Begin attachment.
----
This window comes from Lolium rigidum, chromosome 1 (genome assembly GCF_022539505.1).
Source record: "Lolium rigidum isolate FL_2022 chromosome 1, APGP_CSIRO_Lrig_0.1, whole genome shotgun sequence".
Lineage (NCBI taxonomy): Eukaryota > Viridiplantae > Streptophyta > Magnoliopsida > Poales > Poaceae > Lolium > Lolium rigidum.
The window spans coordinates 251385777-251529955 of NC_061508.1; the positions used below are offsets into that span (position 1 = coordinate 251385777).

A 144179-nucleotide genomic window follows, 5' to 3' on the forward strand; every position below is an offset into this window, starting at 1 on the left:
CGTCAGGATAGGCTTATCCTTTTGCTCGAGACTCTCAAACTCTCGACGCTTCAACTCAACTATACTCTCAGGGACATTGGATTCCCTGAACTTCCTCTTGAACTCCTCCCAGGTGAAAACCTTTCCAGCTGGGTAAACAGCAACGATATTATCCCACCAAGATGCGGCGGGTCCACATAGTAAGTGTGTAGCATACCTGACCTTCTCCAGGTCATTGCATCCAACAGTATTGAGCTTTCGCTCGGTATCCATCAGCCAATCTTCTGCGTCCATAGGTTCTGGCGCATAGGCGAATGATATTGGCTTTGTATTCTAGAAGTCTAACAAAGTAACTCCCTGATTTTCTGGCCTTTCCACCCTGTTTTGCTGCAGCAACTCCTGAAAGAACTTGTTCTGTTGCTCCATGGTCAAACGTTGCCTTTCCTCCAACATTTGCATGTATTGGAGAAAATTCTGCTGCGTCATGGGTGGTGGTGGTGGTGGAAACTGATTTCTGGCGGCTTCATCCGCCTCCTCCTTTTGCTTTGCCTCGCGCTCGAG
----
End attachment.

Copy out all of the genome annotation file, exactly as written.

This window comes from Lolium rigidum, chromosome 1 (genome assembly GCF_022539505.1).
Source record: "Lolium rigidum isolate FL_2022 chromosome 1, APGP_CSIRO_Lrig_0.1, whole genome shotgun sequence".
Lineage (NCBI taxonomy): Eukaryota > Viridiplantae > Streptophyta > Magnoliopsida > Poales > Poaceae > Lolium > Lolium rigidum.
The window spans coordinates 251385777-251529955 of NC_061508.1; the positions used below are offsets into that span (position 1 = coordinate 251385777).

A 144179-nucleotide genomic window follows, 5' to 3' on the forward strand; every position below is an offset into this window, starting at 1 on the left:
CGTCAGGATAGGCTTATCCTTTTGCTCGAGACTCTCAAACTCTCGACGCTTCAACTCAACTATACTCTCAGGGACATTGGATTCCCTGAACTTCCTCTTGAACTCCTCCCAGGTGAAAACCTTTCCAGCTGGGTAAACAGCAACGATATTATCCCACCAAGATGCGGCGGGTCCACATAGTAAGTGTGTAGCATACCTGACCTTCTCCAGGTCATTGCATCCAACAGTATTGAGCTTTCGCTCGGTATCCATCAGCCAATCTTCTGCGTCCATAGGTTCTGGCGCATAGGCGAATGATATTGGCTTTGTATTCTAGAAGTCTAACAAAGTAACTCCCTGATTTTCTGGCCTTTCCACCCTGTTTTGCTGCAGCAACTCCTGAAAGAACTTGTTCTGTTGCTCCATGGTCAAACGTTGCCTTTCCTCCAACATTTGCATGTATTGGAGAAAATTCTGCTGCGTCATGGGTGGTGGTGGTGGTGGAAACTGATTTCTGGCGGCTTCATCCGCCTCCTCCTTTTGCTTTGCCTCGCGCTCGAG